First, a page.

His refusal to do so indicates he has no
such evidence.

Wasserman

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LETTERS TO THE DAILY:
Tenure no good

I

for, 'U'

To the Daily:
If we want to really begin to
restructure the University, then
tenure for professors should be
phased out. One way to look at
tenure, is simply as the entren-
chment of a group of professors
at the expense of students,
teaching assistants, and un-
tenured professors. The job
market for teachers is tight and
tenure creates a perpetual glut.
Too many tenured professors

want to live too well off of
knowledge and ideas. But even
worse than this, the institution of
tenure itself might very well be
holding up changes which would
lead to new and more creative
ways of living -for professors and
students.
Phasing out tenure goes well with
the idea that professors should
not spend their entire lives
teaching, but live in a more
creative way. Instead of the

I

IT WOUL1NT BE WHOLESOME TO HAVE THE WRONG
ELEMENT PRINKI NG OVER THERE"
Lee Manionw
S TE OFO
t' ov duly.i PAr
CELEBRATORy
Ai

Learning from an athlete

To the Daily:
I am writing in response to
Jesse Barkin's article loosely
based on the retirement of Gym-
nastics coach Newt Loken and
carried in the April 15 "Spor-
tsview." Where did Barkin get
his information? Irresponsibility
runs rampant throughout the
piece, which will certainly go
down in the annals of literary
history as one of the most
misbegotten tributes ever. It is
disrespectful to someone of coach
Loken's integrity to build him up
by running down the rest of the
athletic department, with whom
he worked. Barkin has obviously
never been close enough to Bo or
Don Canham to get actual quotes,
he makes up his own.
Barkin states that Canham's
philosophy is "Maize and Blue
don't mean shit if it ain't mixed
with a healthv dose ofgreen'"

A lot of resentment toward
athletes is being created in the
media these days. The real
problems are large enough
without pseudo-satirists like
Barkin, i.e. "I used to think I was
a writer," creating myths out of
rumors. A responsible media is
something our society counts on
as a basis for knowing issues and
forming opinions. Responsible
reporting is based on gathering
facts, not purely speculating. An
unresearched article like Mr.
Barkin's can do a tremendous
amount of harm to the truth.
Perhaps Jesse Barkin will try
to get in touch with me so we can
discuss the University athletic
department and staff as it really
is. Or maybe he would rather
continue writing fiction which his
editors allow to slip through their
fingers unrevised. I auestion

routine way professors now live,
a rotation plan could be worked
out, say, where professors teach
a total of 20 years, over a 45 year
span. Of course they would have
to live frugally, and maybe even
find an alternative profession to
their current jobs. The
possibilities are enormous.
From the students' point of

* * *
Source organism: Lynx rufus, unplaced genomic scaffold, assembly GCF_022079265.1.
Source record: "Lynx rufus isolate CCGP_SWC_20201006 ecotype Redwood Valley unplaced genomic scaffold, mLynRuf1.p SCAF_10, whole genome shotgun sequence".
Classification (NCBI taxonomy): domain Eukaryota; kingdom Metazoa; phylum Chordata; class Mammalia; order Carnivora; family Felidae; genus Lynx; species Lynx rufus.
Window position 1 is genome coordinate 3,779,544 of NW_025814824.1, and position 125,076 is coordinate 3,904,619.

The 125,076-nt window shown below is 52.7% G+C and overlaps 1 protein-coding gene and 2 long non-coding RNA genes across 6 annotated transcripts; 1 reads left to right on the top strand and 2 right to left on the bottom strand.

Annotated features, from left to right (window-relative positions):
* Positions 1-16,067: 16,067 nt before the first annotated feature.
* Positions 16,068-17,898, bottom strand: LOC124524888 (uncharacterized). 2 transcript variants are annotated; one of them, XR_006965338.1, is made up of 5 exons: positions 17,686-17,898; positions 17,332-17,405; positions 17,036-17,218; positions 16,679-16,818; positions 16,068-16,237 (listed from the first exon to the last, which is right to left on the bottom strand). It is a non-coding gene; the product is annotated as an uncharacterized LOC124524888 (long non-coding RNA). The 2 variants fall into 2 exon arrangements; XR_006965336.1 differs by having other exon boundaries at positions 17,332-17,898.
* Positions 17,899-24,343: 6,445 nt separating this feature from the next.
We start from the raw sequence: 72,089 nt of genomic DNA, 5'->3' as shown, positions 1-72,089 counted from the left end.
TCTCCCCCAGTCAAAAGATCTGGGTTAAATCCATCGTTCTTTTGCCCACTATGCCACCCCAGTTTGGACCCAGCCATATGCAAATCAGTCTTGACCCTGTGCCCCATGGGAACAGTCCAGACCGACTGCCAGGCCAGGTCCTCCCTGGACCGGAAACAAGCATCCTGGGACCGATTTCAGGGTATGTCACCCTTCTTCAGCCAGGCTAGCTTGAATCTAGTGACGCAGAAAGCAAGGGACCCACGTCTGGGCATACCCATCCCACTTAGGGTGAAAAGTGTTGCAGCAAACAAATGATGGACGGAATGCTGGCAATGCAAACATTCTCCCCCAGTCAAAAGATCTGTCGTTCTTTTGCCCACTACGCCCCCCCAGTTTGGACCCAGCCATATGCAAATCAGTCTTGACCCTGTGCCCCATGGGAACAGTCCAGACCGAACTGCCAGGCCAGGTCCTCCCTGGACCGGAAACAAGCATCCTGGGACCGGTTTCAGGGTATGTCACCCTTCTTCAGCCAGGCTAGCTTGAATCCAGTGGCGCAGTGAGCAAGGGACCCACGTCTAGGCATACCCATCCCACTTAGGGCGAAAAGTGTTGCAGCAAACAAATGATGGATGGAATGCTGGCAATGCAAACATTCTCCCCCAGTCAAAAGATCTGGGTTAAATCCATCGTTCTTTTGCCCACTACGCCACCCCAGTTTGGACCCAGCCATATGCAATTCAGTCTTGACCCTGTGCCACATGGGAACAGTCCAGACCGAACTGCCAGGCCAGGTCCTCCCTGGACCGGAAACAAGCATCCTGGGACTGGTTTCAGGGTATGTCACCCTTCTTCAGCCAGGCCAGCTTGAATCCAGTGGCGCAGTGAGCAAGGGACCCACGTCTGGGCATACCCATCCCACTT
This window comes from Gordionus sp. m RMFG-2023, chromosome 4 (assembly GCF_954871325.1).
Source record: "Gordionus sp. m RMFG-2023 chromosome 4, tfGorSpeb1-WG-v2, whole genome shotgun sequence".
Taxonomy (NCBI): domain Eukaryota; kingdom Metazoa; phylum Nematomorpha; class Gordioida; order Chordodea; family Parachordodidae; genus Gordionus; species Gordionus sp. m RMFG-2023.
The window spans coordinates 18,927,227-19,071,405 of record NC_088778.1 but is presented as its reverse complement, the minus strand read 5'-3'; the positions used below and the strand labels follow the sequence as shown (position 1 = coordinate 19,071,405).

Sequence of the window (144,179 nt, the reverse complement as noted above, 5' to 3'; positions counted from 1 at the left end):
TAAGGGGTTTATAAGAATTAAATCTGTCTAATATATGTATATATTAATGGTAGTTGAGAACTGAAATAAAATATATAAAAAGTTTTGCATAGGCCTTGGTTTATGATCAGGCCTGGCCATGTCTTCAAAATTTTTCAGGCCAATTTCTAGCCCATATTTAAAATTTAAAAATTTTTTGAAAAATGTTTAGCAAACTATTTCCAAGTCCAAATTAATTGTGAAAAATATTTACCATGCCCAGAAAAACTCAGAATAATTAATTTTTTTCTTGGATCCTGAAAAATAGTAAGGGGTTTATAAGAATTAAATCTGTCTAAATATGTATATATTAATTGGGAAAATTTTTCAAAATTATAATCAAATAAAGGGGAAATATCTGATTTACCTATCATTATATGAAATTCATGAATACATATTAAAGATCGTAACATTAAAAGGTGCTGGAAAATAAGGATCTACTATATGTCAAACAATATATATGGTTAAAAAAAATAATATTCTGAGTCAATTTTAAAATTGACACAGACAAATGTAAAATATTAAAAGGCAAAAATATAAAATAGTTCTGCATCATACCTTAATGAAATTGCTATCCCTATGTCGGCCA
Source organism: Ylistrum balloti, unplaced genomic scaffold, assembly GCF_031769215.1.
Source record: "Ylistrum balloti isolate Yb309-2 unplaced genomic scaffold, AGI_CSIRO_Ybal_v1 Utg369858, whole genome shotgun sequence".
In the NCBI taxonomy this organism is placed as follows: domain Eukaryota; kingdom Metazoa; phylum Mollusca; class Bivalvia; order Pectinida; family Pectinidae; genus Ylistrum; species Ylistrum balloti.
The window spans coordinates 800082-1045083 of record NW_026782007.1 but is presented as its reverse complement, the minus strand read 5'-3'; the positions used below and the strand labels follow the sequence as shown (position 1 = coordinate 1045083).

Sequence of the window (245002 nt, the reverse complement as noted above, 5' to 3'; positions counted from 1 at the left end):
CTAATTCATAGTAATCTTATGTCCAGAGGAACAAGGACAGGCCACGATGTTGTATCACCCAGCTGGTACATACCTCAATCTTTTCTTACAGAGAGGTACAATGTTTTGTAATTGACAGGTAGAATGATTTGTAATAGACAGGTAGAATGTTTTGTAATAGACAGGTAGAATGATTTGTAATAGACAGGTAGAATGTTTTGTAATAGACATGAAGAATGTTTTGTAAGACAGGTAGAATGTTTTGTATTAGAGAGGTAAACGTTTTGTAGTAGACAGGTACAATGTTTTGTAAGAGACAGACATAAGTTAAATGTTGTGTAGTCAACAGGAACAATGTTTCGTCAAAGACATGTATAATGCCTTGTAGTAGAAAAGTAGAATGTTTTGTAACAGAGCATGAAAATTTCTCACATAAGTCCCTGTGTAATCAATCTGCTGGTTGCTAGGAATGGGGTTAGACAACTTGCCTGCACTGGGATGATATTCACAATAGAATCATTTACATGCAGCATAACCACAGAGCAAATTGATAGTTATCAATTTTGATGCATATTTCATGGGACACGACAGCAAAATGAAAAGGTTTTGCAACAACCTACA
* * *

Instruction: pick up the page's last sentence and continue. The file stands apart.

view, dropping tenure would be
welcomed because students
might have more say about who
teaches, instead of having to be
taught by whoever has tenure in
the field. Professors who didn't
get tenure before, and who were
cast adrift, might under no
tenure still be teaching. Barbara
Bono would still be here if there
were no tenure.
There could also be enormous
savings moneywise. Professors
with tenure could not command
exorbitant salaries, while
younger professors live on much
less. Ending tenure might spread
the money out a little more
evenly, and even students might
save because tuition could be
lowered (or even maintained at
the present level).
It has been suggested to me
that phasing out tenure might
create anxiety because tenure is
the only port in the storm.
Tenure provides job security, and
this say many, is its justification.
Yet the real situation seems con-
trary to this view. Instead, since
teaching jobs are so few, getting
n pznvir ,nh aa nrnfenr

an immediate and pressing
problem. Phasing out tenure, on
the other hand, has long term im-
plications, but would be felt im-
mediately. Phasing out tenure
could be an important part of
redirection, and different ways of
implementing it could be worked
out. Within one generation, we
could change the way univer-
sities teach and don't teach.
College life after this change
would be very different than it is
now, and much more in-
vigorating.
There"is only one serious
criticism of my proposal that I
wish to address. The charge is
that without tenure, many
"politically unliked" professors
would be in danger of being can-
ned by the conservative ad-
ministrators controlling the Un-
iversity. Of course it is true that
the conservatives will always
fight to keep themselves in con-
trol, and hence be against large
scale change. But this will not
happen, I believe, because as
mentioned, students will be in a
position to have more say on who
gets fired and who does not.
Students might begin to search
out those professors who have the
wisdom they desire to be touched
by. This does not mean that
students' likes and dislikes will
determine who teaches and who
doesn't in a haphazard manner.
But most students know what
they want; they know when
teachers ve something to offer.

T R
*